Democrats Are Putting This Billboard Up All Over Mississippi
November 15, 2018

Cindy Hyde-Smith, the incumbent Senator from Mississippi who recently declared that if a fellow Republican "invited me to a public hanging, I'd be on the front row," has been running away from her own words ever since.

"I used an exaggerated expression of regard, and any attempt to turn this into a negative connotation is ridiculous," Hyde-Smith said in a statement over the weekend. Then, in a Monday press conference, she repeatedly declared "I put out a statement yesterday, and we stand by that statement, and that's all I'm going to say about it," refusing to elaborate any further.

But Mississippi, which has the darkest history of lynching violence against African Americans of any state in the nation, will not be able to forget Hyde-Smith's words before the US Senate runoff is held on November 27th. The Democratic Coalition is crowdfunding billboards all across the state to keep the issue front and center.

“Hyde-Smith’s decision to joke about ‘hanging,’ in a state known for its violent and terroristic history toward African Americans is sick,” NAACP President Derrick Johnson tells Roll Call.

To envision this brutal and degenerate type of frame during a time when Black people, Jewish People and immigrants are still being targeted for violence by White nationalists and racists is hateful and hurtful. Any politician seeking to serve as the national voice of the people of Mississippi should know better. Her choice of words serves as an indictment of not only her lack of judgement, but her lack of empathy, and most of all lack of character.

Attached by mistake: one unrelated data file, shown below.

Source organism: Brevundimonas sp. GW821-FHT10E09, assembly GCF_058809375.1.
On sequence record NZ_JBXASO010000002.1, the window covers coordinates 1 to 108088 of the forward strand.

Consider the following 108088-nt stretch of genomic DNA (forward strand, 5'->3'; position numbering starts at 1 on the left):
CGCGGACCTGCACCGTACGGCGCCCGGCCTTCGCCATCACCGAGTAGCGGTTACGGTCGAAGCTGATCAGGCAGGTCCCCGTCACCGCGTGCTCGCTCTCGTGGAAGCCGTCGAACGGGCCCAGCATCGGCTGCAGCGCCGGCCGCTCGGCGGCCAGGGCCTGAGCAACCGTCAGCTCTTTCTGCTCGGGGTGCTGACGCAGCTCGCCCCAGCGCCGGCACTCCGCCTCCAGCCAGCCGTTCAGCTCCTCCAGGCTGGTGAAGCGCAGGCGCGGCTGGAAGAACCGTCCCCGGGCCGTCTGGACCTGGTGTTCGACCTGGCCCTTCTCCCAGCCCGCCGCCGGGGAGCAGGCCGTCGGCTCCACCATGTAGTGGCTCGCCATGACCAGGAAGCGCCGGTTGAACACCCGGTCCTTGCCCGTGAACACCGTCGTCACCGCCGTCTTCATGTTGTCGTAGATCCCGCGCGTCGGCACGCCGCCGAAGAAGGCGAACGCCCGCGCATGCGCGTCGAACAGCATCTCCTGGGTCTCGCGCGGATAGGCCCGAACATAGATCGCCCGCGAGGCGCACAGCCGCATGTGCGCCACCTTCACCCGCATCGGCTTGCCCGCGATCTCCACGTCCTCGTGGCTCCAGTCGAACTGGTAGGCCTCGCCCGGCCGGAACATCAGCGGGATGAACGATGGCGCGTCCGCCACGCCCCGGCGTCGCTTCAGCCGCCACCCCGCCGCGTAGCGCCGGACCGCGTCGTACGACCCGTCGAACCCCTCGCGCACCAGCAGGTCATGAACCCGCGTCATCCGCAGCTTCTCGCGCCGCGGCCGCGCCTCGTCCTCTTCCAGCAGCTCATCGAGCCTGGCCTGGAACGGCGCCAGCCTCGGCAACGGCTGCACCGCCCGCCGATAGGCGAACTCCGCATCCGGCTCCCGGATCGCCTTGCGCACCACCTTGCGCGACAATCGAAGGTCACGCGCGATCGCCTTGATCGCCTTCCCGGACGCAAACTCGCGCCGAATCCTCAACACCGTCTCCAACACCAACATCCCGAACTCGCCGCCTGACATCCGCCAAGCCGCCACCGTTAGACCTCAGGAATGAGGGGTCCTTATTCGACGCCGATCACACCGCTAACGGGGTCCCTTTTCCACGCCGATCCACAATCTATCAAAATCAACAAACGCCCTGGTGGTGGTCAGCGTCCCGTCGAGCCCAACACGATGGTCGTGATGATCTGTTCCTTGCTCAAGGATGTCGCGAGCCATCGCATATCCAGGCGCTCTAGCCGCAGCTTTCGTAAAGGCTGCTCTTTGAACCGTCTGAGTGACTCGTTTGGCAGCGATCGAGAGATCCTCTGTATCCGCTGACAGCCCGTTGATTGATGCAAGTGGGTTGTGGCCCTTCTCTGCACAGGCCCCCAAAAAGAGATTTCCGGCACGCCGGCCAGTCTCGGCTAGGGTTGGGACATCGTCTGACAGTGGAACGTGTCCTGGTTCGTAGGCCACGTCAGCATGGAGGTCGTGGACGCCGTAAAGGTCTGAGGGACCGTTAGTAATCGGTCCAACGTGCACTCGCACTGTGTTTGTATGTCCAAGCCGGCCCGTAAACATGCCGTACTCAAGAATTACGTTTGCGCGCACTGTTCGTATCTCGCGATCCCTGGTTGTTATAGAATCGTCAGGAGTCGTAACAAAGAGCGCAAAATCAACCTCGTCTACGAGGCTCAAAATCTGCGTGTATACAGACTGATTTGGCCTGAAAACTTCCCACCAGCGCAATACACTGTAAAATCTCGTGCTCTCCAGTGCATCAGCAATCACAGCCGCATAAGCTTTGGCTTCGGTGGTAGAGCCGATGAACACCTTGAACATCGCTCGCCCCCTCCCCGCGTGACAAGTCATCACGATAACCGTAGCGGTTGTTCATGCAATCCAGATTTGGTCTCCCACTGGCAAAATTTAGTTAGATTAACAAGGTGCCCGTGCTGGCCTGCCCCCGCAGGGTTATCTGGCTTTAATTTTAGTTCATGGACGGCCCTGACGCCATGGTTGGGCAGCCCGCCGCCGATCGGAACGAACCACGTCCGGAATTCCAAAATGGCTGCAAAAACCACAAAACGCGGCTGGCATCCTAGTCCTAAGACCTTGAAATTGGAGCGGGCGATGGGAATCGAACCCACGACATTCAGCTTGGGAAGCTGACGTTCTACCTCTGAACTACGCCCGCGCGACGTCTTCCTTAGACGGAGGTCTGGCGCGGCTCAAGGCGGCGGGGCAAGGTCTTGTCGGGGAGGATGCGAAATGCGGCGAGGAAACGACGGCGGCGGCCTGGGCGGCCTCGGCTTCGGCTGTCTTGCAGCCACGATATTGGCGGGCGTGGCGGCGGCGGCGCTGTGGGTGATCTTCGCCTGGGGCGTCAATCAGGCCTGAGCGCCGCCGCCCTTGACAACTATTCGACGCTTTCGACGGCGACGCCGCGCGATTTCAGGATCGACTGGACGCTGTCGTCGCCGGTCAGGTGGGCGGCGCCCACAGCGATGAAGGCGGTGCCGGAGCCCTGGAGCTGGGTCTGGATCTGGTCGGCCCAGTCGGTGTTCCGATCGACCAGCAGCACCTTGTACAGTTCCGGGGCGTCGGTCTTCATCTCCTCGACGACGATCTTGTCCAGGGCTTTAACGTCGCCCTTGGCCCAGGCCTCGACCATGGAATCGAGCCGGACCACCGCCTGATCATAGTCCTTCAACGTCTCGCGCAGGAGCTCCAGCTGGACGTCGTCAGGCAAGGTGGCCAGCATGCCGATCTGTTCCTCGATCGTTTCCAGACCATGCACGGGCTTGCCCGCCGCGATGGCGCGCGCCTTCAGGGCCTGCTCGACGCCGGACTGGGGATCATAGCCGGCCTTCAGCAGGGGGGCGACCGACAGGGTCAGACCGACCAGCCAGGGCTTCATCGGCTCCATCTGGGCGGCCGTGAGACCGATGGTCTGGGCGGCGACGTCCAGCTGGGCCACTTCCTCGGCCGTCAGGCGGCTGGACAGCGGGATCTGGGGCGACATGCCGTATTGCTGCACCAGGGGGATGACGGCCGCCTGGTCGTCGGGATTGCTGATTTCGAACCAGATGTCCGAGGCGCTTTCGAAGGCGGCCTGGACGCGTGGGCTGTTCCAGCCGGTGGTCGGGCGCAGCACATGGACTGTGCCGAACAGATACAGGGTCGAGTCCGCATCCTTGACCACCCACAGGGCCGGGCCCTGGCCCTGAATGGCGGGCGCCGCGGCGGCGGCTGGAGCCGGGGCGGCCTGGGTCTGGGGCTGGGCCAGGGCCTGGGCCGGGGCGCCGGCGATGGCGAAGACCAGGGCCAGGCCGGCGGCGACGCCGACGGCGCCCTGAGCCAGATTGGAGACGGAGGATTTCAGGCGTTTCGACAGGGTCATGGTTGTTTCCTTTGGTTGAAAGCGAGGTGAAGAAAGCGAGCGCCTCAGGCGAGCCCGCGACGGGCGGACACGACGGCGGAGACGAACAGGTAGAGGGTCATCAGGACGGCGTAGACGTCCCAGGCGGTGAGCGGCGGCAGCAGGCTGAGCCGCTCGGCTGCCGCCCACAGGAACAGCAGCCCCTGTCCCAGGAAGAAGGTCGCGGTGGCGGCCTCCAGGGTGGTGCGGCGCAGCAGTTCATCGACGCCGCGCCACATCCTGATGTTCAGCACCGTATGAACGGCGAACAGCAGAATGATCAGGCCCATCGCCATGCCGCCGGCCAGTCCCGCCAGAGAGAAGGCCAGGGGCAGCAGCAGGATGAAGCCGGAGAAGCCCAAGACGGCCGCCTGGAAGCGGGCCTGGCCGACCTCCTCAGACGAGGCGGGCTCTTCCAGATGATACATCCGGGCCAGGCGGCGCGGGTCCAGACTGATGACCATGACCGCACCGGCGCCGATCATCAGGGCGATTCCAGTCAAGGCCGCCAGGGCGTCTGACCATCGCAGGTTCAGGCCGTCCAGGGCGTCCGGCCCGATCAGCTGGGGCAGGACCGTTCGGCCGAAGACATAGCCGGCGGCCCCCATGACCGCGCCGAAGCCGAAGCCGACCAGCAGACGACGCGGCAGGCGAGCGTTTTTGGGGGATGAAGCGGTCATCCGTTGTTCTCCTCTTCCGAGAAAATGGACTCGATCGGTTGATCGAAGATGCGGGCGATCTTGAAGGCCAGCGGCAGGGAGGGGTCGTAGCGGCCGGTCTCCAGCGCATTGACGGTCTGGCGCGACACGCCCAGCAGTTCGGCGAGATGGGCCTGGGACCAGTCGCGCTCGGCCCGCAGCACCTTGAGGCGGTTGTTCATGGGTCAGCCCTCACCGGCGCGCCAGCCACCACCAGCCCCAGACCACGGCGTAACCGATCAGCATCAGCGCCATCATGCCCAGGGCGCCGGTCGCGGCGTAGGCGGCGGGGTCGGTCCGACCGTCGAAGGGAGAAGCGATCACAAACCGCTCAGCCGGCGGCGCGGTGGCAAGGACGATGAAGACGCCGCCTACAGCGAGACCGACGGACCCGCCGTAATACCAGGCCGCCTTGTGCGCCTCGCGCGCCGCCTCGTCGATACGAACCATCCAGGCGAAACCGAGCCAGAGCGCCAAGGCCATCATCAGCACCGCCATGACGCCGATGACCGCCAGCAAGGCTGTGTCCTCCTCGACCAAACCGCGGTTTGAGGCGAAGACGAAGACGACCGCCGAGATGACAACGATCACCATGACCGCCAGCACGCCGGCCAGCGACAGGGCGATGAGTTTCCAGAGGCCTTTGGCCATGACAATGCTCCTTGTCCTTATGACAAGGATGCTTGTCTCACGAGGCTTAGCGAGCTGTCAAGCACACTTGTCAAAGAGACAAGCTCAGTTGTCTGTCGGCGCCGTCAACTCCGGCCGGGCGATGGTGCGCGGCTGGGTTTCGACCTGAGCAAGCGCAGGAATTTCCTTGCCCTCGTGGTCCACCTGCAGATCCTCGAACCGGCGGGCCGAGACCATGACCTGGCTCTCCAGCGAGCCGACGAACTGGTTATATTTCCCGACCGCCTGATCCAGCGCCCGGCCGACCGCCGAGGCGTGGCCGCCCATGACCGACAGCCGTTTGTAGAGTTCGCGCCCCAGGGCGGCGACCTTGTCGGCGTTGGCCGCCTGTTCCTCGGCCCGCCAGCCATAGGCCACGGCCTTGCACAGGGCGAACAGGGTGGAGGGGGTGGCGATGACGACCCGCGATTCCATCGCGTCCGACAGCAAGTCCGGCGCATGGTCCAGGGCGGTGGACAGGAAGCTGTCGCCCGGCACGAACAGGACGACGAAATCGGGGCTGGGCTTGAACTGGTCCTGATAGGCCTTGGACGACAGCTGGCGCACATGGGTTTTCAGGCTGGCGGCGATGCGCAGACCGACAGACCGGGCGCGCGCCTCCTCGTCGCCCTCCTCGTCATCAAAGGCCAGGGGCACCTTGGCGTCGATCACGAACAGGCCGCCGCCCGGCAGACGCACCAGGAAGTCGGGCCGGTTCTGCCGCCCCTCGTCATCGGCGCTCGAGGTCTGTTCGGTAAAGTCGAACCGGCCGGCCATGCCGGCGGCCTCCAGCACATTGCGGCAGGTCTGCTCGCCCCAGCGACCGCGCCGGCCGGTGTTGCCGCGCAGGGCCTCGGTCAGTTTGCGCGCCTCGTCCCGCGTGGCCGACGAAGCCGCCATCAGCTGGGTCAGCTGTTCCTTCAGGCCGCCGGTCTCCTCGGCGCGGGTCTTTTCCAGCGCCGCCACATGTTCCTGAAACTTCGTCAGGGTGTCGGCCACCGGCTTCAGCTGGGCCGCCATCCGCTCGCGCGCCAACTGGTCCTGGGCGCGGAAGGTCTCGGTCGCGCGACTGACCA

Although Hyde-Smith had a narrow lead over her Democratic opponent, African American Mike Espy, neither candidate claimed more than 50 percent of the vote last Tuesday, so there will be a runoff on November 27th.

Does Espy have a chance in a deeply-red state? Republicans are not eager to find out. Instead, they are pumping millions of dollars into TV advertising and planning a Trump rally to shore up support for a Senate seat that should have been completely safe.

National Democrats, who had seen the race as a very unlikely pickup, suddenly sense an opportunity: even if Espy does not win, they can make Republicans spend far too much money on a "safe" seat.

While is unlikely that Hyde-Smith's flippant remarks will hurt her at all with deplorables in red MAGA hats, it is also very likely to motivate Espy's voters. That's important, because the key to winning in special and runoff elections is to turn out your own supporters. That's how Doug Jones won a Senate seat in neighboring Alabama and it's how Stacey Abrams still hopes to become Georgia's governor.

The Democratic Coalition is accepting donations for their billboards at ActBlue.

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